How brands and businesses use Social Media has everything to do with how the decision makers use Social Media themselves. People in business who have grown up using Facebook, for example, understand that the Social Media is not just a useful tool, but it’s the way people define themselves in front of their peers. And people want to be associated with Cool, including Cool Brands.
Although Facebook has just reached the 500 million-members marker, it has just begun to define itself in terms of business. So, it’s up to each company and brand to figure out how to use it effectively. When I consult with a client, I often ask them to spend time on these 3 questions:
1. Who is my target market?
2. Where do they hang out on the Web?
3. What would make them want to identify with my brand in front of their audience?
In other words, what can I do to make my brand “Cool”?
Old Spice is the perfect example of how an “uncool” brand found it’s “Cool Factor”. The aging brand has been around since the 1930s, a dinosaur in the men’s grooming and cologne market. But they decided to use Social Media as Generation Y does:both as a conversational tool and as a way to define a new public image. Actor Isaiah Mustafa created a dashing spokesman character-wearing only a towel-who responded to users comments through a series of witty short videos, each taking less than seven minutes to shoot.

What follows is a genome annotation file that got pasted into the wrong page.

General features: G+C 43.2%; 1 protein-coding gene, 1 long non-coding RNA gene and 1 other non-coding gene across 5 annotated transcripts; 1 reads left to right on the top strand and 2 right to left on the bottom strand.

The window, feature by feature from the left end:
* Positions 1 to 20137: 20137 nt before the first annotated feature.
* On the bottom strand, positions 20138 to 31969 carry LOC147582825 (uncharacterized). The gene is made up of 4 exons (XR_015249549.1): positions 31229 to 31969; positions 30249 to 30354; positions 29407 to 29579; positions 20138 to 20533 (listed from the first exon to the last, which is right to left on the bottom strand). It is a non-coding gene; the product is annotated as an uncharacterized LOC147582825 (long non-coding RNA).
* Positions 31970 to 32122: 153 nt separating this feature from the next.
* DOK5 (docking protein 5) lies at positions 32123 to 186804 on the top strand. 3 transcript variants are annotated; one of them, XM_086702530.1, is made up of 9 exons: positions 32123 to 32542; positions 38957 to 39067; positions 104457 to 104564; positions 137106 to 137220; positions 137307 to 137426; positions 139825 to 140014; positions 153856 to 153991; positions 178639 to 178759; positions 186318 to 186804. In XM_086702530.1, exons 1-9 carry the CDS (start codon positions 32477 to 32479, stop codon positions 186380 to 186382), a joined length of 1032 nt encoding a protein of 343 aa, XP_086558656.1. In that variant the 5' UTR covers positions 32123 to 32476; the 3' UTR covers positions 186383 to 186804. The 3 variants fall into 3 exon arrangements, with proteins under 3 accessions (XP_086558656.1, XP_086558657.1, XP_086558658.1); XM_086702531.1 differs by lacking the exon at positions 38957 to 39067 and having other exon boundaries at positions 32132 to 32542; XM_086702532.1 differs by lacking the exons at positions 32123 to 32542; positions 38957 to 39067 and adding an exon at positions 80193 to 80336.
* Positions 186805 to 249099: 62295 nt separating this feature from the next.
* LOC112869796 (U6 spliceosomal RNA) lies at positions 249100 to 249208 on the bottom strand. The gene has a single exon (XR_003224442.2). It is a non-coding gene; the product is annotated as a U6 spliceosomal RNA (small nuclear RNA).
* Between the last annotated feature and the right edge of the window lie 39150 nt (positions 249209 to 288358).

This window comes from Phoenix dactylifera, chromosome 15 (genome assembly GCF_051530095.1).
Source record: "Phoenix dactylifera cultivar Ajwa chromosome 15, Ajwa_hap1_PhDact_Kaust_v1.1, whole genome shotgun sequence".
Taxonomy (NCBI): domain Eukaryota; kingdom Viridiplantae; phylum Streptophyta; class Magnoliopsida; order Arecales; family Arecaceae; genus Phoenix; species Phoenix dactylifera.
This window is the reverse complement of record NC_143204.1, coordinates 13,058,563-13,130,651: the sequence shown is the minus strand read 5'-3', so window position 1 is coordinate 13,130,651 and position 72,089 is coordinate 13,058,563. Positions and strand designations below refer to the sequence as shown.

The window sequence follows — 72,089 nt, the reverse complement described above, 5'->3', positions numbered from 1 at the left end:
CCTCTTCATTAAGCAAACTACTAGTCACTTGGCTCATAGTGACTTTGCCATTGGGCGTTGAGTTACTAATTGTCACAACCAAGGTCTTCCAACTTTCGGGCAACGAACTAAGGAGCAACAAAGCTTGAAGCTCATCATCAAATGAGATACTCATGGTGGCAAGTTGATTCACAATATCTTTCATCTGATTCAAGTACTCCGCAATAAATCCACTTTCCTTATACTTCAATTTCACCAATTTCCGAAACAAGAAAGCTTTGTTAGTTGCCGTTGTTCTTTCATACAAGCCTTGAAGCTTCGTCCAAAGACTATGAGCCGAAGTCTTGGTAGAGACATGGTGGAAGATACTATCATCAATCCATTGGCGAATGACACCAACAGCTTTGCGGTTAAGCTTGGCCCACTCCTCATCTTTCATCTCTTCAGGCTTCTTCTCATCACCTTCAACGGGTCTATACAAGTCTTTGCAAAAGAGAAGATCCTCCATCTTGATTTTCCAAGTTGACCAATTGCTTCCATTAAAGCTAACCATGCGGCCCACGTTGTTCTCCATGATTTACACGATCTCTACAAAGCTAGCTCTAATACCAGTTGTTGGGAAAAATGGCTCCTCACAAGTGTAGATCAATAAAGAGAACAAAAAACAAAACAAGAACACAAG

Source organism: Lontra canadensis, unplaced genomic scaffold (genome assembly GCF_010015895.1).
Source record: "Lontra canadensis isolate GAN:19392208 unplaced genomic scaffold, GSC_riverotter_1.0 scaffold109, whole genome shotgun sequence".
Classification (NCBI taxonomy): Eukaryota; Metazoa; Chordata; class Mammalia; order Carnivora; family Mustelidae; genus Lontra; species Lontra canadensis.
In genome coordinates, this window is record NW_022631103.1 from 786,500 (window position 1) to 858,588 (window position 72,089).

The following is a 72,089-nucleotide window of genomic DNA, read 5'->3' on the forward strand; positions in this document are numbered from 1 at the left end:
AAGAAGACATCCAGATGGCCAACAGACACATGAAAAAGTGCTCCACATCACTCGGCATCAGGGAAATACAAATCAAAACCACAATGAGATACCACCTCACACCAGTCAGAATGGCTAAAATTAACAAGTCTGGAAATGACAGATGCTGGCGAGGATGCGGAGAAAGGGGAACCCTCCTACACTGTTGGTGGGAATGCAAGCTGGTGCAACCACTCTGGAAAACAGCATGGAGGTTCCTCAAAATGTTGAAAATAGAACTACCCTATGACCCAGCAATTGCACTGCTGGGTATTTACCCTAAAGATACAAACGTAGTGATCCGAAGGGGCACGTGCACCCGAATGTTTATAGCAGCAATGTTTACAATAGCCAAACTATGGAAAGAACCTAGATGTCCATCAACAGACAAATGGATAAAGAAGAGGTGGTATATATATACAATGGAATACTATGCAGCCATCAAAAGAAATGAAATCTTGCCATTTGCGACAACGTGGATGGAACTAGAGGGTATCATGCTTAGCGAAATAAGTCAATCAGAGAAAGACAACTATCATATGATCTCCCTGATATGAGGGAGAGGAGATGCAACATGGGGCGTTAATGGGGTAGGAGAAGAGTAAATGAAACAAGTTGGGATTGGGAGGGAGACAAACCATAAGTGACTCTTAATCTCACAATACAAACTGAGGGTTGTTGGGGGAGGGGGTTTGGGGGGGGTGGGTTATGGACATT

The series not only created a bond between users and the brand, but also suggests that the Old Spice customer is similarly funny and cool. On Twitter, Isaiah Mustafa’s Old Spice character is acting just as any young person would: posting random musings rather than Old Spice info: “I can’t stop thinking about axes and mountains and wolves and football. And old steam tractors.” Rather than set up a conversation between the customer and the brand, the Social Media team at Old Spice mimicked the Social Media voice of their ideal customer. Check out Old Spice on Facebook to see what they are doing.
If you are in the position to make marketing decisions for a company or brand venturing into Social Media, spend some time identifying your “Cool Factor” before you get started. Even if you don’t have the budget of an Old Spice, taking this one preliminary step with make the rest a lot easier.